READING: “France and PSG star Jean-Pierre Adams was in a coma for 39 years. His wife never left his side”: Wright Thompson at his most Wright Thompsonian — heart, talent, elegiac. A story as much about love as it is about the people who so quickly abandon the side of their supposed loved ones the moment things get tough. Los que vengan, vengan.
PODCASTING: “Shared State”: It’s sometimes a bit too explain-y, but the Montana Public Radio series has a great premise — stories of political conflict across the state, and how the actors in them need to live with each other — that delivers again and again.
SHOUTOUT TO: Neil, who kindly donated 50 tacos to sponsor a full month of MailChango! His plug goes to Community Cookouts, which offers delicious food to those who want it.
Sat. March 26, 1 p.m. aka TODAY: The first signing for my co-book A People’s Guide to Orange County. Los que vengan, vengan.
Gustavo in the News
“MapLab: A People’s Guide Maps the Hidden History of Orange County ”: A plug for my co-book via Bloomberg CityLab.
“Note From the Nest: Seeing the Real O.C. & Making Sustainable Art”: Red Canary Collective plugs our appearance TODAY.
“Looking back and forward to big Oscar moments”: A LA Times newsletter you should subscribe to plugs my columna.
“Essential Politics: Supreme Court nomination hearings — long awful — have gotten worse. Here’s why”: Another LA Times newsletter you should subscribe to plugs my columna.
“Book club: Amanda Gorman joins us at the Festival of Books”: Yet another LA Times newsletter you should subscribe to plugs the columna.
“Letras para taquear”: A Spanish-language plug for Taco USA.
“Headlines: First Latina On California Supreme Court Confirmed; Armed Man Challenges Mike Tyson in Hollywood”: L.A. Taco plugs my columna.
“California Playbook”: Politico’s Golden State newsletter plugs my columna.
“CON SU PLUMA EN SU MANO: THE BALLAD OF GUSTAVO ARELLANO: Interview with Brendan Bubion”: YOU KNOW I’ll devote a canto to this when we’ve got a date — details to come…
Latest roster of episodes for “The Times: Daily news from the L.A. Times,” the podcast that I host. Listen to them, and SUBSCRIBE. Don’t let me become the Poochie of podcasts!
“Ketanji Brown Jackson is feeling supreme”: No one better to talk about the prospective justice than legendary L.A. Times legal reporter David Savage.
“Disney’s stumbles on “Don’t Say Gay” bill”: Something to blame on Florida.
“The medieval prince that Putin adores”: Some nerd-out shit here!
“Where’s Jack?”: A Minnesota family looks for their missing loved in in Venice Beach.
“An existential crisis for the Oscars”: We turn it over to our sibling podcast “The Envelope.”
“Grítale a Guti”: Latest edition of my Tuesday night IG Live free-for-all brings on the DESMADRE.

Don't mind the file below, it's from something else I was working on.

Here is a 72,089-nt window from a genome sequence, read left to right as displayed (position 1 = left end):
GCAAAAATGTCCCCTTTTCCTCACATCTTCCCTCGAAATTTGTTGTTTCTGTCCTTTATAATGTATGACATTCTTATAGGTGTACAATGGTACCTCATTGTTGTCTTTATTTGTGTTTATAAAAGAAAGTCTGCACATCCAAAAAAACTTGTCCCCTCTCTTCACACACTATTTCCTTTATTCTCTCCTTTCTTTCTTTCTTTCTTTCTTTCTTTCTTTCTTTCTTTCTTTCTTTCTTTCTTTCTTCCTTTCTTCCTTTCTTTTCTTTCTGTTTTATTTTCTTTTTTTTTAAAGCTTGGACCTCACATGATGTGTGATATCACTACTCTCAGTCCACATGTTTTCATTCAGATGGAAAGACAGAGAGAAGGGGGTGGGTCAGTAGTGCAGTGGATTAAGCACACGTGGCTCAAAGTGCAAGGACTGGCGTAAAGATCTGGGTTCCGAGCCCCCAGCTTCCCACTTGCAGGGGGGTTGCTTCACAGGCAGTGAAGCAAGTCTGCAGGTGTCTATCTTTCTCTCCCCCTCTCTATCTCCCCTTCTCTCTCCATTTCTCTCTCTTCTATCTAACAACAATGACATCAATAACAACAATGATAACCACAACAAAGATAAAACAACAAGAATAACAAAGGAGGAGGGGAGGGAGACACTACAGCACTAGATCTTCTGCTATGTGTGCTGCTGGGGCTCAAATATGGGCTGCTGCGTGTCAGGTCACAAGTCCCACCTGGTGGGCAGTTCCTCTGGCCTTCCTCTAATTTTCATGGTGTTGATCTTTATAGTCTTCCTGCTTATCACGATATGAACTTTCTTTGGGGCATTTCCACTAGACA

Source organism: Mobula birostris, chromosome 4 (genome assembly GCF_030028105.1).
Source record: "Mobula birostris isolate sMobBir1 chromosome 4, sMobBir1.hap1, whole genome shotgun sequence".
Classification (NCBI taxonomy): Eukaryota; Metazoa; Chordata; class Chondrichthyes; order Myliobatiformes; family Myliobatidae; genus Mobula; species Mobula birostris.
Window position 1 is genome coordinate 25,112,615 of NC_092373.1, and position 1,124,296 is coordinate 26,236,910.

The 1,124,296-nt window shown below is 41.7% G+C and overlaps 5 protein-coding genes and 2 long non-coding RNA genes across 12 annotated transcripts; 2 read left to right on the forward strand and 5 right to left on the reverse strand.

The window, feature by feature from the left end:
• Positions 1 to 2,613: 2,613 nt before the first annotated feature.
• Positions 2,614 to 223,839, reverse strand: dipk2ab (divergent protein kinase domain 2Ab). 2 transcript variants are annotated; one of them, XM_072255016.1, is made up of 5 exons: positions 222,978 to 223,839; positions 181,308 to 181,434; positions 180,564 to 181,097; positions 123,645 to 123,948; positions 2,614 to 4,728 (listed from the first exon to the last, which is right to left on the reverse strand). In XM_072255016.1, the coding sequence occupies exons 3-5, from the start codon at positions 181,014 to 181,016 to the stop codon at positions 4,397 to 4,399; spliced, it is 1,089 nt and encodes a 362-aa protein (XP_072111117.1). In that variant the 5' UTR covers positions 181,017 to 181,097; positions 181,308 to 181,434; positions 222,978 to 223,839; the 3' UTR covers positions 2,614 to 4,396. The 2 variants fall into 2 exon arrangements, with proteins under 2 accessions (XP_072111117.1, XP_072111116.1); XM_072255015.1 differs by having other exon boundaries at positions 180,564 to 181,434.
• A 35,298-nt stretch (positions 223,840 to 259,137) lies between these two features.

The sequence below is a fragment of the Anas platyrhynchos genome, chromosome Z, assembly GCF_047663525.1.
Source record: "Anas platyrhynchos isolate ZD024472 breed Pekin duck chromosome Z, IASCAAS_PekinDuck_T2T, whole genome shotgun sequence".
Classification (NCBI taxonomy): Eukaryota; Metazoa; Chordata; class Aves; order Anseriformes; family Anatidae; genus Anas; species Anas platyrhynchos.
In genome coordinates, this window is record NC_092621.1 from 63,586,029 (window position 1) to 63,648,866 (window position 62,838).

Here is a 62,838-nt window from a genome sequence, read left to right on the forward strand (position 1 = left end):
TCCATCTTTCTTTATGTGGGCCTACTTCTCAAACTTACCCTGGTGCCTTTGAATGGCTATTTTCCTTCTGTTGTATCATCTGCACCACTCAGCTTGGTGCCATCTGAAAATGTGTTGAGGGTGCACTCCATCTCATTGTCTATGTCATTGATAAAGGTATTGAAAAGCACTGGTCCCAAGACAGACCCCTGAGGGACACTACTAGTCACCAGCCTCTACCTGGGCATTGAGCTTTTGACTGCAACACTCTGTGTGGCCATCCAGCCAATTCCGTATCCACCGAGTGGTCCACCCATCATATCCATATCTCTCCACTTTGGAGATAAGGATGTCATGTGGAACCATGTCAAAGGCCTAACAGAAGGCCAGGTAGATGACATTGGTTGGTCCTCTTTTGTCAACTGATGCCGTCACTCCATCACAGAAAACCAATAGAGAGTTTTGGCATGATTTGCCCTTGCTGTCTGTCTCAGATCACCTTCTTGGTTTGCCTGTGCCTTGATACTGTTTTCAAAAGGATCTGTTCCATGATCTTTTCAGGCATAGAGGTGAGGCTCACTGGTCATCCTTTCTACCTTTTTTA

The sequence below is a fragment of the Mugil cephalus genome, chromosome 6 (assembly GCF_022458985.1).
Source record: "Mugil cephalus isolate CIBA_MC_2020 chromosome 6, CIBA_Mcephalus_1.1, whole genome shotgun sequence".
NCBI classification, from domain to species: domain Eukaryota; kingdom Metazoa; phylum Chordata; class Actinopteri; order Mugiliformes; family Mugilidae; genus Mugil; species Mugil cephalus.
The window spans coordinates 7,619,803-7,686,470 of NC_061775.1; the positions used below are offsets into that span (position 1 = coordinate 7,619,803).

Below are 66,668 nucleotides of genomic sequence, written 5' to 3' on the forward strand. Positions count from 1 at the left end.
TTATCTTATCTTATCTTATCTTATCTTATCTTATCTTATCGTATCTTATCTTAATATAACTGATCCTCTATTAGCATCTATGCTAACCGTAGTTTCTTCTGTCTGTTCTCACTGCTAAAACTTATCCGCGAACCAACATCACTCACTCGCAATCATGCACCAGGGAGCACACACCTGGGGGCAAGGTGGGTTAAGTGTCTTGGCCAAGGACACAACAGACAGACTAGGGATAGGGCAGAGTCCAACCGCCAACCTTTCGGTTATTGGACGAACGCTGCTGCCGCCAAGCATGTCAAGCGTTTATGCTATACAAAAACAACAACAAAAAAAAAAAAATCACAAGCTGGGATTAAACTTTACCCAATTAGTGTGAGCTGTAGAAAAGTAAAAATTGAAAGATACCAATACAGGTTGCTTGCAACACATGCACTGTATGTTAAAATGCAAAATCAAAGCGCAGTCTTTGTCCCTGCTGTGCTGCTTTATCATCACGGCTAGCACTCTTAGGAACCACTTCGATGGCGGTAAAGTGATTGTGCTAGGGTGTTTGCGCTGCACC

“Democrat in what was once Reagan country is not seeking re-election”: My latest KCRW “Orange County Line” talks about the career of Assemblymember Tom Daly — and who might replace him.
“FOX 11 Special Report”: I appear with Elex Michaelson to talk about my columna, and react to L.A. County Sheriff Alex Villanueva’s reaction.
“L.A. County’s sheriff leans on his Latino identity. Does he exemplify our worst traits?”: My latest Los Angeles Times columna talks the ostensible reason to interview L.A. County Sheriff Alex Villanueva. KEY QUOTE: “That resentment undercuts a sharp mind underestimated by opponents, a mind that could actually do good if its trollish id didn’t always feel there were scores to settle. It’s an Achilles’ heel exposed again and again the more and more Villanueva talked.”
“L.A. County’s sheriff has a strange obsession with how much media coverage Black people get”: My next latest LA Times columna finds Villanueva blowing all sorts of dog whistles. KEY QUOTE: “What was the point of all this? I had no idea. But not only did Villanueva walk into this theme, he kept going back to it throughout our one-hour chat.”
“Villanueva’s beef with firefighters, the L.A. Times, Gascón, ‘Latinx’ and more”: My still next latest LA Times columna is a grab bag of Villanueva thoughts. KEY QUOTE: “But throughout our one-hour chat, for which he arrived late but nevertheless gave me a tad more than his promised 60 minutes, el sheriff offered all sorts of insights, each more out there — and telling of his Nixonian nature — than the other.”
“Newsletter: Essential California: Gustavo talks with Sheriff Villanueva; desmadre happens”: Context to my history with el sheriff via the L.A. Times’ Essential California newsletter. KEY QUOTE: “We were like two rappers dropping diss tracks on each other. All that was the prelude to a one-hour interview Villanueva granted me last week, from which I’m still reeling.”